I. The Epistemology of Witness

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pp. 20-22

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1. The Holocaust as Vicarious Past: Art Spielgelman's Maus

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pp. 23-45

Despite the brilliant example of his own work, Nazi Germany and the Jews, Saul Friedlander is still not convinced that an anti-redemptory historiography of the Holocaust is possible.1 For even that narrative, which integrates something akin to the deep, unassimilated memory of survivors as a disruption of “rational historiography,” also seems to mend these...

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2. “The Language of Dollars”: Multilingualism and the Claims of English in Hasidic Tales of the Holocaust

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pp. 46-81

This essay assumes that, in two significant and related domains—American literary history on the one hand and Holocaust writing on theother—the position of English is contested, uncertain, and undergoing transformation. In American letters, scholars have noted the almost exclusive attention given to English-language writing in recent accounts of...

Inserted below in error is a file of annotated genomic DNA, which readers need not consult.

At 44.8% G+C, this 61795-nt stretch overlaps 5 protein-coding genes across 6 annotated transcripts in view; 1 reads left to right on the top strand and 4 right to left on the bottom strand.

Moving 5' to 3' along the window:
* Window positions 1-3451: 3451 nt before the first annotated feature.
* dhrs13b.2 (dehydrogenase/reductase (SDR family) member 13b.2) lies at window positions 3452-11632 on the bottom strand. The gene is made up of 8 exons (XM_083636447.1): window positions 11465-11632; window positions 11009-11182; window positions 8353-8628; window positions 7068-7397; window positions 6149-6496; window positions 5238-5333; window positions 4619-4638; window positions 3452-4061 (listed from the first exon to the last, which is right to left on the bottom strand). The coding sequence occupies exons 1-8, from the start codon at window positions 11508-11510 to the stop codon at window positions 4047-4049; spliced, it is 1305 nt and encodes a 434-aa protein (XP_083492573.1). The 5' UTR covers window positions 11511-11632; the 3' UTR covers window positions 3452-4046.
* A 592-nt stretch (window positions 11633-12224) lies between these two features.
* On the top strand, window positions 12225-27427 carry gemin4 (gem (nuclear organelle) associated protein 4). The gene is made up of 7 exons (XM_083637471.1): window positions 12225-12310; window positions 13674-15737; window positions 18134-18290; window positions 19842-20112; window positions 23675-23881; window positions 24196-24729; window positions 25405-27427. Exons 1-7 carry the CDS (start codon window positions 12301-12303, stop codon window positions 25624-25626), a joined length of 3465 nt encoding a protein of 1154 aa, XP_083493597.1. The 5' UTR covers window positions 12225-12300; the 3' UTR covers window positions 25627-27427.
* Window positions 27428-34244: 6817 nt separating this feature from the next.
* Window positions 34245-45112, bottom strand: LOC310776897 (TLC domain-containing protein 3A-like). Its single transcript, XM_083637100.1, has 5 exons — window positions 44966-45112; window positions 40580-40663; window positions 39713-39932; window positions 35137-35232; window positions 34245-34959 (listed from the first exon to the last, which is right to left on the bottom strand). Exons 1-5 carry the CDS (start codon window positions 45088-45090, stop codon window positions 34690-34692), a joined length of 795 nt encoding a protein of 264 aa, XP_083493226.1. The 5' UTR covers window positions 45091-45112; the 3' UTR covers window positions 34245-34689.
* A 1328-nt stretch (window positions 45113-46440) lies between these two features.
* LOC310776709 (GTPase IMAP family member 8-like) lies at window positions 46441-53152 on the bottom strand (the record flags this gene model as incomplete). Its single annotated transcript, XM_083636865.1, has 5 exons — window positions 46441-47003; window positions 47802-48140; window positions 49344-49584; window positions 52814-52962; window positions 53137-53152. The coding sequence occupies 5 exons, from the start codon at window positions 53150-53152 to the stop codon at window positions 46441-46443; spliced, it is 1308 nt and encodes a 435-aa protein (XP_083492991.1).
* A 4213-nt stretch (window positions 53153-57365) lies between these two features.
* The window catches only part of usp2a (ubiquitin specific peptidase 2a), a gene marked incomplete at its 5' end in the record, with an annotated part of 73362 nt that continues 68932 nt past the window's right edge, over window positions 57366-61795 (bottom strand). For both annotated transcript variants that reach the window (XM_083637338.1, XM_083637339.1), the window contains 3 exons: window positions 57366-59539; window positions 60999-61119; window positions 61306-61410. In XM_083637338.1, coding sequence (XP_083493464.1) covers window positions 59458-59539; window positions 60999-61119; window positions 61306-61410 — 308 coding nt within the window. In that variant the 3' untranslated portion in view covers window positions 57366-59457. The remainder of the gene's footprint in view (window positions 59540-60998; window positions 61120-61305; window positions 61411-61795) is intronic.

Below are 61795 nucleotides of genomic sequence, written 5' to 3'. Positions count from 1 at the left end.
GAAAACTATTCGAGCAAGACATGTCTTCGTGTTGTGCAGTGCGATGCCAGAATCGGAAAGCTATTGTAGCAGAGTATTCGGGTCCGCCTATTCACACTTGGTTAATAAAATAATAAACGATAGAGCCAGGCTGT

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3. A Pedagogy of Trauma (or a Crisis of Cynicism): Teaching, Writing, and the Holocaust

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pp. 75-89

"Looking back at the experience of that class, I therefore think that my job as a teacher, paradoxical as it may sound, was that of creating in the class the highest state of crisis that it could withstand, without ‘driving the students crazy’—without compromising the students’ bounds.”1 In this excerpt from “Education and Crisis; or, the Vicissitudes of...

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4. The “Erotics of Auschwitz”: Coming of Age in The Painted Bird and Sophie's Choice